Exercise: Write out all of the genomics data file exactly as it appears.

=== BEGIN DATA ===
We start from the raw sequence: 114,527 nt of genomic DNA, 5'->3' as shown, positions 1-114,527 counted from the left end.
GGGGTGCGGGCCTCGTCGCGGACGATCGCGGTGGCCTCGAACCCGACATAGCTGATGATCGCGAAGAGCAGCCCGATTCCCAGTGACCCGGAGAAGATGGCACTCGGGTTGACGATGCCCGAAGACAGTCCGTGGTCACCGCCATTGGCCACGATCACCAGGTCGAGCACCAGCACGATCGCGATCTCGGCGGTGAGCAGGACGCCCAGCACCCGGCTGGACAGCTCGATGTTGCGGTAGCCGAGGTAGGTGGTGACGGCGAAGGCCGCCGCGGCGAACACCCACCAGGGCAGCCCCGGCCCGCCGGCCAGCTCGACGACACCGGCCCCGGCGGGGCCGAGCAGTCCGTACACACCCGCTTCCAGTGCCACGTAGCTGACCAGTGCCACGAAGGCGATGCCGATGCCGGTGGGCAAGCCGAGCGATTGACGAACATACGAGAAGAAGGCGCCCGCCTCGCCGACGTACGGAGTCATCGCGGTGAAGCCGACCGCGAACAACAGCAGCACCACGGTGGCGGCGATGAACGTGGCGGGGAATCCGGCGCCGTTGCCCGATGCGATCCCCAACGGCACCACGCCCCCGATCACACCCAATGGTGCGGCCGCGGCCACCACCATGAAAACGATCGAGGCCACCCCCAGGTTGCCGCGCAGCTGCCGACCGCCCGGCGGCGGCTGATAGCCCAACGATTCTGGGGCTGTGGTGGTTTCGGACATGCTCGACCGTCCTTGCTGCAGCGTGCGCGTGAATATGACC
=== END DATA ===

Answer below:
We start from the raw sequence: 114,527 nt of genomic DNA, 5'->3' as shown, positions 1-114,527 counted from the left end.
GGGGTGCGGGCCTCGTCGCGGACGATCGCGGTGGCCTCGAACCCGACATAGCTGATGATCGCGAAGAGCAGCCCGATTCCCAGTGACCCGGAGAAGATGGCACTCGGGTTGACGATGCCCGAAGACAGTCCGTGGTCACCGCCATTGGCCACGATCACCAGGTCGAGCACCAGCACGATCGCGATCTCGGCGGTGAGCAGGACGCCCAGCACCCGGCTGGACAGCTCGATGTTGCGGTAGCCGAGGTAGGTGGTGACGGCGAAGGCCGCCGCGGCGAACACCCACCAGGGCAGCCCCGGCCCGCCGGCCAGCTCGACGACACCGGCCCCGGCGGGGCCGAGCAGTCCGTACACACCCGCTTCCAGTGCCACGTAGCTGACCAGTGCCACGAAGGCGATGCCGATGCCGGTGGGCAAGCCGAGCGATTGACGAACATACGAGAAGAAGGCGCCCGCCTCGCCGACGTACGGAGTCATCGCGGTGAAGCCGACCGCGAACAACAGCAGCACCACGGTGGCGGCGATGAACGTGGCGGGGAATCCGGCGCCGTTGCCCGATGCGATCCCCAACGGCACCACGCCCCCGATCACACCCAATGGTGCGGCCGCGGCCACCACCATGAAAACGATCGAGGCCACCCCCAGGTTGCCGCGCAGCTGCCGACCGCCCGGCGGCGGCTGATAGCCCAACGATTCTGGGGCTGTGGTGGTTTCGGACATGCTCGACCGTCCTTGCTGCAGCGTGCGCGTGAATATGACC